The Work and Pensions Committee published a report on the design and commissioning of the Work Programme in 2011. It is now launching an inquiry into how well the Work Programme is working for different user groups.
The Government’s contracted employment programme, the Work Programme, was launched in June 2011. Its objective is to help long-term unemployed people find work and come off benefits. It replaced a number of existing programmes, including Flexible New Deal and Pathways to Work, consolidating support into a single programme which aims to help a wide range of unemployed people.
DWP contracts with large prime providers to deliver services to long-term unemployed people, often through supply chains of subcontractors in the private, public and voluntary sectors. Providers are paid on a payment-by-results basis, with larger payments available for finding sustainable employment for people who are considered harder to help. Providers are free to decide how best to help Work Programme participants, without prescription from the Government—the so-called “black box” approach.
Submissions of no more than 3,000 words are invited from interested organisations and individuals, including employment services providers (whether or not currently engaged in the Work Programme), and current or recent participants in the Work Programme, on any of the following issues:
- The differential payments model including: the extent to which it is incentivising providers to help all participants and thereby addressing “creaming and parking”; how effectively the model reflects claimants’ relative needs; and variations in job outcomes between the different payment groups;
- The prime provider model including: its impact on subcontractors; and the extent to which it helps ensure that participants receive services tailored to their particular needs;
- The level of service provided to participants in different payment groups including: whether minimum service delivery standards have been specified in sufficient detail by providers and DWP; and the rigour and effectiveness of DWP’s monitoring and complaints procedures;
- The “black box” approach to service delivery including: whether it is proving to be effective in fostering innovative and personalised interventions for claimants in all payment groups; and DWP’s role in monitoring this; and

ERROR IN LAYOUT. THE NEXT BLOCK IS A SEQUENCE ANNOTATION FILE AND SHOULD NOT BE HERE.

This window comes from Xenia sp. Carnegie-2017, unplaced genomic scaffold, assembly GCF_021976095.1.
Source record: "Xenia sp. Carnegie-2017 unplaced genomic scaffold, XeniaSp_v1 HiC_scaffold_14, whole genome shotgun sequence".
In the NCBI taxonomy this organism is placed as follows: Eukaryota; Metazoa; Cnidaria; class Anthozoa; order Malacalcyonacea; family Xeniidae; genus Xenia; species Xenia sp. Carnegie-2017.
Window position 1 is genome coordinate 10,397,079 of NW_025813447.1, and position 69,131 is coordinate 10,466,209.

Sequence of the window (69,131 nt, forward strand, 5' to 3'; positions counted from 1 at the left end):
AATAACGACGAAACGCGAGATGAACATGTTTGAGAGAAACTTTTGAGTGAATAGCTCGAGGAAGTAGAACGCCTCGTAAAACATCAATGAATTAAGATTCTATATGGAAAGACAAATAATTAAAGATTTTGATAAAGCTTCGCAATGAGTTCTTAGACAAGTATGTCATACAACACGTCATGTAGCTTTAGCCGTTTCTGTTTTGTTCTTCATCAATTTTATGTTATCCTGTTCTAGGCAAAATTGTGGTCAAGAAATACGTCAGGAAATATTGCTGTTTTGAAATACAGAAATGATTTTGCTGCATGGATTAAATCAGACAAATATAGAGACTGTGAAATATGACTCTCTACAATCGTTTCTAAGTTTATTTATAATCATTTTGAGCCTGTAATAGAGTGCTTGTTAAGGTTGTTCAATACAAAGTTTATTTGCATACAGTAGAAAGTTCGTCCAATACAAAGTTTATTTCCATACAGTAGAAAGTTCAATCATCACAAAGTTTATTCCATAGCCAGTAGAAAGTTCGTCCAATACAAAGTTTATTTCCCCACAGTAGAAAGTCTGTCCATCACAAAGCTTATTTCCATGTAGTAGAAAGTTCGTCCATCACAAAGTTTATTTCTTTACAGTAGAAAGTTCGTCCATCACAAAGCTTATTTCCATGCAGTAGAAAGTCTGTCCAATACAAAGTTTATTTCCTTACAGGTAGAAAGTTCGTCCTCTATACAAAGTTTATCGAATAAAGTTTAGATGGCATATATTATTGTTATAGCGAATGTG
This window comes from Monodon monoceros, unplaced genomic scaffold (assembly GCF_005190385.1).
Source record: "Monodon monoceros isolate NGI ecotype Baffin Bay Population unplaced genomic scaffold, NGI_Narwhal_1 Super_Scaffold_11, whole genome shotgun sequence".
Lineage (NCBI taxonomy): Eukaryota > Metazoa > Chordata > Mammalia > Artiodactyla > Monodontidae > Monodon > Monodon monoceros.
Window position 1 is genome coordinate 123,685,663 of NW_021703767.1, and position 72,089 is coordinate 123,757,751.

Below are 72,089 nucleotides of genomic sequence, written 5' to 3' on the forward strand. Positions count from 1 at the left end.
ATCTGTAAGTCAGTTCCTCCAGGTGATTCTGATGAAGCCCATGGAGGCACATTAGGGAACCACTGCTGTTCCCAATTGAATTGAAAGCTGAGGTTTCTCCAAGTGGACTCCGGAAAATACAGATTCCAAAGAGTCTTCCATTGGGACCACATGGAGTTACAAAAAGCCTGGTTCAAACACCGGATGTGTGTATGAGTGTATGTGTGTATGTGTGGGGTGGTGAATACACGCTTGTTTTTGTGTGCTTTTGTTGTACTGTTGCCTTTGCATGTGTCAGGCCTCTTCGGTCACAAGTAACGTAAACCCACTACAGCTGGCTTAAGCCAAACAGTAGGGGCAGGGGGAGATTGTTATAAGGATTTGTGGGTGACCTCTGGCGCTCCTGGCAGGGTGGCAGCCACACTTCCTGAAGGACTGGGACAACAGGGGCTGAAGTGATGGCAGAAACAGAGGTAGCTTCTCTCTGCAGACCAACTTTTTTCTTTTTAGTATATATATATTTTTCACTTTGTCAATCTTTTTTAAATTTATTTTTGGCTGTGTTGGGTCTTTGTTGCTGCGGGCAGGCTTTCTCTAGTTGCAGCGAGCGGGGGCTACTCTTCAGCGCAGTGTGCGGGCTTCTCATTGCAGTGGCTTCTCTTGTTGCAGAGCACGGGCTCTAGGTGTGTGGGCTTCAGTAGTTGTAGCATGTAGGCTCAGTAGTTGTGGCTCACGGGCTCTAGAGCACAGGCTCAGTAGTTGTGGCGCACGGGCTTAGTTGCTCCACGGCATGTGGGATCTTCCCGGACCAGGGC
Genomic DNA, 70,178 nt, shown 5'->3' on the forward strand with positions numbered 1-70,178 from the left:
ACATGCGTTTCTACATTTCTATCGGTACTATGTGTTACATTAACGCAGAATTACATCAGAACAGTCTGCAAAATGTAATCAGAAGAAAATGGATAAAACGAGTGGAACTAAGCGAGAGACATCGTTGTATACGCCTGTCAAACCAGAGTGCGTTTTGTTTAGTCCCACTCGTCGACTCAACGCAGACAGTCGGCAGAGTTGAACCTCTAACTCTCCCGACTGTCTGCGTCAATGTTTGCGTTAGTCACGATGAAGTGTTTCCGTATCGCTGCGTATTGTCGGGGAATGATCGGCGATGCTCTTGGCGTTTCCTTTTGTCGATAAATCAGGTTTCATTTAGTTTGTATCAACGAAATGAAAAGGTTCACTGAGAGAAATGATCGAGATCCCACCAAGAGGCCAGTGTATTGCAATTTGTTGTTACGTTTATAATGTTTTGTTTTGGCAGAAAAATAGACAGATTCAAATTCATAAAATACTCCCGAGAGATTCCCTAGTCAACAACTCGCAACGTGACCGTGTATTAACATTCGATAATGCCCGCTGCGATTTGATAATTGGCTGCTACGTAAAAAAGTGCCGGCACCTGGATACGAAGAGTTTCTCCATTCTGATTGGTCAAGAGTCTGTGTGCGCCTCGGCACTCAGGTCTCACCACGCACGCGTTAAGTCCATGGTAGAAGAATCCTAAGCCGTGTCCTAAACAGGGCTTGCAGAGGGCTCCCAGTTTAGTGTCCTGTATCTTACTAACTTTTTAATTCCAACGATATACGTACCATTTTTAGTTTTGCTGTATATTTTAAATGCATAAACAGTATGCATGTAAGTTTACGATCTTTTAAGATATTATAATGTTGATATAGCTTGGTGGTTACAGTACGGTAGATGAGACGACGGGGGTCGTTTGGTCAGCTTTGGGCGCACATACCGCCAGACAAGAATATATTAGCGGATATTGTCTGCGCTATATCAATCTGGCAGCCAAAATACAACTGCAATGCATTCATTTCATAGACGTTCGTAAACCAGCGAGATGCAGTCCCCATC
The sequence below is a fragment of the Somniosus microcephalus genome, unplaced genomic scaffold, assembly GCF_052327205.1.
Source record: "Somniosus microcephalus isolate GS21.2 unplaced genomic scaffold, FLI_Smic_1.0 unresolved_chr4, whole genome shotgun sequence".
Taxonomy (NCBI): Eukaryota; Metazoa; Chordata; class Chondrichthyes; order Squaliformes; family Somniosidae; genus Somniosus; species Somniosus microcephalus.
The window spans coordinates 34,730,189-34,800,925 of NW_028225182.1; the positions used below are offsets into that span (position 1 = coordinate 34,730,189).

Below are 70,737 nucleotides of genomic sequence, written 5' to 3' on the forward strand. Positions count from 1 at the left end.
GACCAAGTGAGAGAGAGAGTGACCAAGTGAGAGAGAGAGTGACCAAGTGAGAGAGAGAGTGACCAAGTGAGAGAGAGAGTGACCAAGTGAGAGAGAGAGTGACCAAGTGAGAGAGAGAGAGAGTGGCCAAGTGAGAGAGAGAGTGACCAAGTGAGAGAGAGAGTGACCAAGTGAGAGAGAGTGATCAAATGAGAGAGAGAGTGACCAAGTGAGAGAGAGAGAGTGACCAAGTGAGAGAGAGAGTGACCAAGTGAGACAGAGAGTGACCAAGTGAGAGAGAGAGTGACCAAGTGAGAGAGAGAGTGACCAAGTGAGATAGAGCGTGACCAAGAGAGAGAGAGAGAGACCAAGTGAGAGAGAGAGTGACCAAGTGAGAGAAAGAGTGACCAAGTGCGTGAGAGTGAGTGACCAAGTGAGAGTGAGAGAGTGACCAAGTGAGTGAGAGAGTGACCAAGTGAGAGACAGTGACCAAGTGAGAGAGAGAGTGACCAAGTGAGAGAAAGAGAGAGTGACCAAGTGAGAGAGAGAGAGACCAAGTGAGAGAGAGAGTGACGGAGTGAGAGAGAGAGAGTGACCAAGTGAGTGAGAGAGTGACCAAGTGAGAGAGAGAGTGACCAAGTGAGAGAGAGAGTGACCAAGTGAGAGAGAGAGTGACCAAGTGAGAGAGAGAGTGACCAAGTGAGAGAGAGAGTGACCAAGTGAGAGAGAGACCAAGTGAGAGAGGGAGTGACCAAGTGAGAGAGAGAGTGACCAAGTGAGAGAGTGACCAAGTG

- Regional variations in job outcome statistics: including whether competition between providers is driving up performance in contract package areas where the economy is particularly depressed; and how provider performance could be improved in these areas.
DWP statistics on referrals and attachments to the Work Programme are available via the DWP website. Official job outcomes statistics for the Work Programme are expected to be published for the first time in late November 2012.
The deadline for written submissions is Friday 7 December 2012.
How to submit your evidence
- Contributors should feel no obligation to comment on all the issues raised above, but should focus on those areas in which they have particular expertise or interest.
- Submissions should be in Word or rich text format, not PDF format, and sent by email to firstname.lastname@example.org The body of the email must include a contact name, telephone number and postal address. The email should also make clear who the submission is from. Hard copy submissions should be sent to: The Work and Pensions Committee, House of Commons, 7 Millbank, London SW1P 3JA.
- Submissions should be in the format of a self-contained piece of written evidence. Paragraphs should be numbered for ease of reference, and the document must include a summary. For further guidance on the submission of evidence see:
http://www.parliament.uk/documents/commons-committees/witnessguide.pdf ( PDF 431 KB)
- Submissions should be original work, not previously published or circulated elsewhere. Material already published elsewhere may be referred to within a proposed piece of written evidence, in which case a link to the published work should be included.
- Once submitted, your submission becomes the property of the Committee. It is the Committee’s decision whether or not to accept a submission as formal written evidence.
- Please bear in mind that the Committee cannot investigate individual cases.
- The Committee normally, though not always, chooses to publish the written evidence it receives, either by printing the evidence, publishing it on the internet (where it will be accessible by search engines) or by making it publicly available through the Parliamentary Archives. If there is any information you believe to be sensitive you should highlight it and explain what harm you believe would result from its disclosure. The Committee will take this into account in deciding whether to publish or further disclose the evidence.
- For data protection purposes, it would be helpful if individuals wishing to submit written evidence send their contact details in a covering letter. You should be aware that there may be circumstances in which the House of Commons will be required to communicate information to third parties on request, in order to comply with its obligations under the Freedom of Information Act 2000.